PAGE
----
When DPReview reviewed the Sony NEX-5/3, they weren't impressed at all, noting slow start-up times, confusing interface and limited controls, and though they didn't get too detailed about video they did point out the very limited video control with no aperture control or exposure lock.
So that's the end of that.
Except that now Camcorderinfo.com has reviewed the NEX-5, and while they also are disappointed with the lack of manual controls, they were somewhat impressed by how well it did with it's automatic settings:
The NEX-5 has some of the best auto controls we've seen on a video-capable DSLR. Its continual autofocus is quiet and fast, and its auto exposure system works surprisingly well. In contrast, however, the camera has very little to offer in terms of manual controls when shooting video.
I wouldn't buy the NEX-5 for its video capabilities, but if you're looking for a still camera that also does video, it might be worth considering.
And if you're looking for a non-video oriented review, check out Imaging Resources extensive article.
A friend is editing a video he took of a stage performance, and I recommended the utility PlurtalEyes for syncing the different video clips. PluralEyes is a software program that will take video and audio files and match them based on the audio tracks.
He downloaded the beta of the Premiere Pro version - after having trouble finding it because he thought I was talking about a tool called Pluralize - and found it did a pretty good job of matching the tracks, but he felt it was perhaps a frame or two off in some cases.
It was only after talking about it for a while that it occurred to us that the speed of sound might be coming into play; he has one camera set-up on the stage, and two set up at the back of the auditorium. He reckoned it was about 100 feet from the front of the stage to the back of the hall.
A quick search turned up the speed of sound in feet per second: 1,125.
Which translates to: 37.5 ft every 1/30 second.
Which means that the audio could be two or three frames out! (he reckons two frames.)
Remember that next time someone says you don't need middle school science to succeed!
DSLR Viewfilder Comparison
Nino Leitner has put together a comparison of several different DSLR viewfinders:
Zacuto Z-Finder Jr.
Cavision LCD viewfinder set for 5D Mark II
LCDVF DSLR viewfinder
Hoodman HoodLoupe 3.0
Redrock Micro microFinder Loupe Accessory Kit
Z-Finder Pro 2.5x
For those on a budget, he recommends the Z-Finder Jr. or the LCDVF. Otherwise he likes the Z-Finder Pro. 2.5x.
I've been considering the Z-Finder Pro, but was confused about the difference between the 2.5x vs. the 3x, and which was the best one to get. I was therefore interested to read Nino's comments about the two:
To be honest, I found the 3x magnfication of Z-Finder v2 too extreme as it was impossible to view the entire frame at once – I found myself looking around all the time and I ended up with some shots that showed more than what I had in mind when shooting it.
The Brattle Theatre in Cambridge, MA is running a Trailer Smackdown competition. Create an original trailer for the fictional movie “Labor Day” which must include one item from each column listed on the entry form (“Genre”, “Location”, “Character”, and “Action”). One written-in “Wild Card” will be allowed per entry.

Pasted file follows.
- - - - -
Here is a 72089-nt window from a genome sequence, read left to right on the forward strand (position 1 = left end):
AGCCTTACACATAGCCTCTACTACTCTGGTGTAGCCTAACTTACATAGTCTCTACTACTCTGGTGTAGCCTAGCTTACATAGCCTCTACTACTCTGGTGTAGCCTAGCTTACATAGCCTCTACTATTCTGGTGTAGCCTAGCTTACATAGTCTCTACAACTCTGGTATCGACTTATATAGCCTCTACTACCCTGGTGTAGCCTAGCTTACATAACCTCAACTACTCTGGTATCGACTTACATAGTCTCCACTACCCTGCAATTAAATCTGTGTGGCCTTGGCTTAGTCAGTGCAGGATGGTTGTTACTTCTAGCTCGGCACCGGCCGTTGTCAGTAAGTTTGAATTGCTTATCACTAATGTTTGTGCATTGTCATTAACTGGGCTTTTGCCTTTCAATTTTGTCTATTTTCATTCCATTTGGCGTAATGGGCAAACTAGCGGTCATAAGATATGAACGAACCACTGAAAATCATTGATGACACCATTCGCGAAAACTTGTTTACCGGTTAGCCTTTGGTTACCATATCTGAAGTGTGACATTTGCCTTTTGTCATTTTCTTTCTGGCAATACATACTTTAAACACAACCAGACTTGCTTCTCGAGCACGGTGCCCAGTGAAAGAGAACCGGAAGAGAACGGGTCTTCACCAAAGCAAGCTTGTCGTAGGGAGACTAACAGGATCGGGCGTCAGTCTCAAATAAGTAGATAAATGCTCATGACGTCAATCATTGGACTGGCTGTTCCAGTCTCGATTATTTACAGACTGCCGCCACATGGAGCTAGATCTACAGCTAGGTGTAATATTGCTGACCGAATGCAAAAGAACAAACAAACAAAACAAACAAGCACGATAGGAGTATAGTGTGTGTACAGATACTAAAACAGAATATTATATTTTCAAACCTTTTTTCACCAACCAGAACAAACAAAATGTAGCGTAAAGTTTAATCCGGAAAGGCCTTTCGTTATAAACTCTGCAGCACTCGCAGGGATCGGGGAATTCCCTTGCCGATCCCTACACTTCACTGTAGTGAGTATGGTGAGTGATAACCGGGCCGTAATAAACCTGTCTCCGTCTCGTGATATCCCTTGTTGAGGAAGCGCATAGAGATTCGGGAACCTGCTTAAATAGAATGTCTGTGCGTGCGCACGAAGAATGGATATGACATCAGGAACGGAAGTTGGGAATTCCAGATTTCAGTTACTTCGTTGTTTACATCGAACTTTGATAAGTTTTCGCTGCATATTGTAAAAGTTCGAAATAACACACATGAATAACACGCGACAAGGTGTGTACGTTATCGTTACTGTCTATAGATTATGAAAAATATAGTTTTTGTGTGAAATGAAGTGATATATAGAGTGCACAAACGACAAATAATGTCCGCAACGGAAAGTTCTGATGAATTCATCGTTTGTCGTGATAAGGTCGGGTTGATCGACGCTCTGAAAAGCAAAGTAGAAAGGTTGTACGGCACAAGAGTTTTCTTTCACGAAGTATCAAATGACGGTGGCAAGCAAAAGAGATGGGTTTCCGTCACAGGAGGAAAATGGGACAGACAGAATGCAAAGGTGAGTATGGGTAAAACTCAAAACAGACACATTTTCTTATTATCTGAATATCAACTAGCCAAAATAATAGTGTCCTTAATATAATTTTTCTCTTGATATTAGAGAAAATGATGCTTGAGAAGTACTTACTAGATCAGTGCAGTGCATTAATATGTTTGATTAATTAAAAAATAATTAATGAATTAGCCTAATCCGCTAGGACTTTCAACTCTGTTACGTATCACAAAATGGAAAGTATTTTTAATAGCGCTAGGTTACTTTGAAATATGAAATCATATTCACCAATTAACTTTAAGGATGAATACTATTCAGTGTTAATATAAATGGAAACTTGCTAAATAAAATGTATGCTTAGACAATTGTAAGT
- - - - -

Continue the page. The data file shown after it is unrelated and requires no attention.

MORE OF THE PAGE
All films submitted must be less than two (2) minutes in length, and the entry deadline is July 13th. It costs $10 to enter.
Createasphere/LEARN is offering the following free webcast on July 8th, 11:00am PDT (limited to 500)
The RED MX cameras and the soon to be released Epic are forcing a rapid evolution in RAW image capture. The industry is faced with the fact that beginners and experts alike all need to master new workflows. Information sharing is the best way to make sure everyone is aware of current capture, post, and distribution methods. So, we have designed this webcast to cover the urgent topics of the day from the experts in the field. In this webcast we will discuss optimized RAW image capture on the RED MX and Epic cameras, preparing a proper post workflow in every genre, color sciences of RED for film and RED for television, and how RED is being used on international projects.
Steve Freebairn, will share his experience with on-set RED management for feature films (like Pirates 4)
Chris Parker, from Bling Digital, will address using RED across multiple countries for network TV.
Michael Cioni, CEO of Lightiron Digital, will present file-based workflow advancements.
Ted Schilowiz, leader of the RED charge, will be on hand to ensure this information is the most updated and accurate available.
File this under "news that's not news," but Steve Jobs has confirmed that Blu-ray will never come to the Mac. MacRumors.com posted extracts from an email exchange between Jobs and a customer, the highlight being:
Bluray is looking more and more like one of the high end audio formats that appeared as the successor to the CD - like it will be beaten by Internet downloadable formats.
Not really s surprise given past indications, but in a way it's nice to have it finally confirmed. I guess we can all get on with our lives now...
BOSFCPUG presents in association with RULE Boston Camera
PHILIP BLOOM $99 DSLR WORKSHOPS - "Harnessing the Power of your DSLR"
Only $99, this one day Philip Bloom DSLR workshop will take place on Saturday, July 17th and will be repeated on Sunday, July 18th - Note: This is a one day intensive workshop that is repeated on both Saturday and Sunday.
Covering all the Canon EOS DSLRs and the Panasonic GH1, this all day class is for intermediate users, ideally for people who have the cameras already and are looking to take their skills to the next level...
Topics covered include the following and much more:
Differences in the cameras
Lens selection: When to use the right lens for your shots